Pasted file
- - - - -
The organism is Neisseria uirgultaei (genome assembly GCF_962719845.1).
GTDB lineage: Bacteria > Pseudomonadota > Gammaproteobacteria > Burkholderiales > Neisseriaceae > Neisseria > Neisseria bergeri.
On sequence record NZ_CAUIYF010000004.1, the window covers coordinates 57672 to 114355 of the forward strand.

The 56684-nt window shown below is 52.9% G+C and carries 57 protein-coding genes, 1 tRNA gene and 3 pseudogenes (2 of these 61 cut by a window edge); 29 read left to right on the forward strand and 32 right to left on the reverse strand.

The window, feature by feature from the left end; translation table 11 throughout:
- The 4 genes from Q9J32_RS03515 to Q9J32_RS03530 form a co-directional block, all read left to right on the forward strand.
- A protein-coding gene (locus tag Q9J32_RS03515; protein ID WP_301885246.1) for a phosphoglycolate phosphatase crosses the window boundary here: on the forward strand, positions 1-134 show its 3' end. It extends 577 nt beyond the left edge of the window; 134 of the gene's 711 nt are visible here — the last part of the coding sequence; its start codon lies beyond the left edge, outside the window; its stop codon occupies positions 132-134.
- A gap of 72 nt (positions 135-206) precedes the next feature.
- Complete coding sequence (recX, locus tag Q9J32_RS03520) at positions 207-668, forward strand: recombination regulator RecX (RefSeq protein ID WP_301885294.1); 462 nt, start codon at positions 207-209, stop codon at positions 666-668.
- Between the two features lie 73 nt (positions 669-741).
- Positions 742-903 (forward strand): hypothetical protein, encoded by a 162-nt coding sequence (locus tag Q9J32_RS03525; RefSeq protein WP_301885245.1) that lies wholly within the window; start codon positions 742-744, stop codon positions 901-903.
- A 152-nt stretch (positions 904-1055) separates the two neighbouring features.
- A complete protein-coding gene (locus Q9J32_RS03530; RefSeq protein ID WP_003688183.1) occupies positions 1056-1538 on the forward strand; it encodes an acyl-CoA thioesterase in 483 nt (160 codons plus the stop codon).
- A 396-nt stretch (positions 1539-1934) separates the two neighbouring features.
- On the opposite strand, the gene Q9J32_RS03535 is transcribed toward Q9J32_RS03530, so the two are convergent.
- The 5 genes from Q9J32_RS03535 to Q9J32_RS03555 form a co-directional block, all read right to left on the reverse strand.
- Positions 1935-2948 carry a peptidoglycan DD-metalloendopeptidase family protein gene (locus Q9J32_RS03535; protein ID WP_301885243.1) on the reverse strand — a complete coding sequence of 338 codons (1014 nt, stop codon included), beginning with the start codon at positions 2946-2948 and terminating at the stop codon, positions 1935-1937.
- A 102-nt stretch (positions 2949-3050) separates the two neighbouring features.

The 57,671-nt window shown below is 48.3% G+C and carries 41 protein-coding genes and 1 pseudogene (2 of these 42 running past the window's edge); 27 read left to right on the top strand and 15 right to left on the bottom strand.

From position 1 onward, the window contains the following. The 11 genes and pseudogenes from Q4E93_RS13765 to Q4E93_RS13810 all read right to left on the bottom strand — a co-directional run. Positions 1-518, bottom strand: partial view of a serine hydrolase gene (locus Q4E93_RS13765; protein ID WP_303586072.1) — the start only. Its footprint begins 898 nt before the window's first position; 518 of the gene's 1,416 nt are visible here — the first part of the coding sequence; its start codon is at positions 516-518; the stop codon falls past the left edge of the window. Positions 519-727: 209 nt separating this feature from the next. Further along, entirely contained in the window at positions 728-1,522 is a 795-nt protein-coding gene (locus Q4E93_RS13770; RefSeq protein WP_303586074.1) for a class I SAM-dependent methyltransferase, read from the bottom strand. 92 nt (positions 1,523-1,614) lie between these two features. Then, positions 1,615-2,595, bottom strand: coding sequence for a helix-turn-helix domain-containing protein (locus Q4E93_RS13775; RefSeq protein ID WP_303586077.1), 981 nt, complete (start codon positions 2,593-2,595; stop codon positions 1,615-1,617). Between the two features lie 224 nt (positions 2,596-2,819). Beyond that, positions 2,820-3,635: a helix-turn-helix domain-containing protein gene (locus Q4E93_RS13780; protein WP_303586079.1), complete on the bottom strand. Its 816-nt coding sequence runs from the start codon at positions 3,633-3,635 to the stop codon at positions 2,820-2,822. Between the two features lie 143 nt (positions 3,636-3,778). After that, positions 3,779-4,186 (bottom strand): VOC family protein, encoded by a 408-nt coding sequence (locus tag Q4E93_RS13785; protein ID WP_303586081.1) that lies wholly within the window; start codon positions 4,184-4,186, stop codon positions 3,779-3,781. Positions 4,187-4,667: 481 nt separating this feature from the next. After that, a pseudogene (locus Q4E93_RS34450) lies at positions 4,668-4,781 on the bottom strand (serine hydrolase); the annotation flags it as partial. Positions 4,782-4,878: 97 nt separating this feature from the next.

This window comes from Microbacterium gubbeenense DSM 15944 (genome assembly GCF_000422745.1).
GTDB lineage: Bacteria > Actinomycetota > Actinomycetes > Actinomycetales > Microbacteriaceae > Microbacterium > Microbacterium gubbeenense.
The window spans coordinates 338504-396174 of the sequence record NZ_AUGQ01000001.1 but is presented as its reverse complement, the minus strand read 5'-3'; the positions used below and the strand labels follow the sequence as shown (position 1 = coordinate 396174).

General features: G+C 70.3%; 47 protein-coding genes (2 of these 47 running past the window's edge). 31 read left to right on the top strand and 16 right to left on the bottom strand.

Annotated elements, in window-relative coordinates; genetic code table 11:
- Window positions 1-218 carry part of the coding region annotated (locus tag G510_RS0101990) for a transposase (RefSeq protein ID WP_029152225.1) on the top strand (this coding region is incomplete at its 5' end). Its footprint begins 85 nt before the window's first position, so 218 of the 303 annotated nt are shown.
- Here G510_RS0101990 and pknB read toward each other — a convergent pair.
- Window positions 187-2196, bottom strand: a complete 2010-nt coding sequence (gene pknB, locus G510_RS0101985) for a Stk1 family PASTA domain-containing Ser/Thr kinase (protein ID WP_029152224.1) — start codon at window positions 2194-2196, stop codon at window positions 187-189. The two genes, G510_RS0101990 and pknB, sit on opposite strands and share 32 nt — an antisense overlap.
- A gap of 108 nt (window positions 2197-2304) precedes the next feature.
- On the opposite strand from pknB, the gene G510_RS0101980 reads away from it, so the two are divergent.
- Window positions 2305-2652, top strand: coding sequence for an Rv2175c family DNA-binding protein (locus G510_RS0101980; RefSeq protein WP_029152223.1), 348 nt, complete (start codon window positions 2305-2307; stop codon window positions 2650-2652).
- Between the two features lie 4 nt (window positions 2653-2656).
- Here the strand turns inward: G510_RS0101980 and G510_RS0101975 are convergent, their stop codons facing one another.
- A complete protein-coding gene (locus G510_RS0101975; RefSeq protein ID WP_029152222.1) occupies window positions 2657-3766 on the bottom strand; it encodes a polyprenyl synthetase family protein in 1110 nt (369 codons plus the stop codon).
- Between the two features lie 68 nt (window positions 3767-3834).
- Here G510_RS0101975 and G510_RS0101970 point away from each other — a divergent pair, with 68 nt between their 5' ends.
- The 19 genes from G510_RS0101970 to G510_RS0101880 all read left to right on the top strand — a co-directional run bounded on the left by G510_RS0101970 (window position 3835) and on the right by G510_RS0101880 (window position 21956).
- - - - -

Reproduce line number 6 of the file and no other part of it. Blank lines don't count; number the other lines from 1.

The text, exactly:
- The 4 genes from Q9J32_RS03515 to Q9J32_RS03530 form a co-directional block, all read left to right on the forward strand.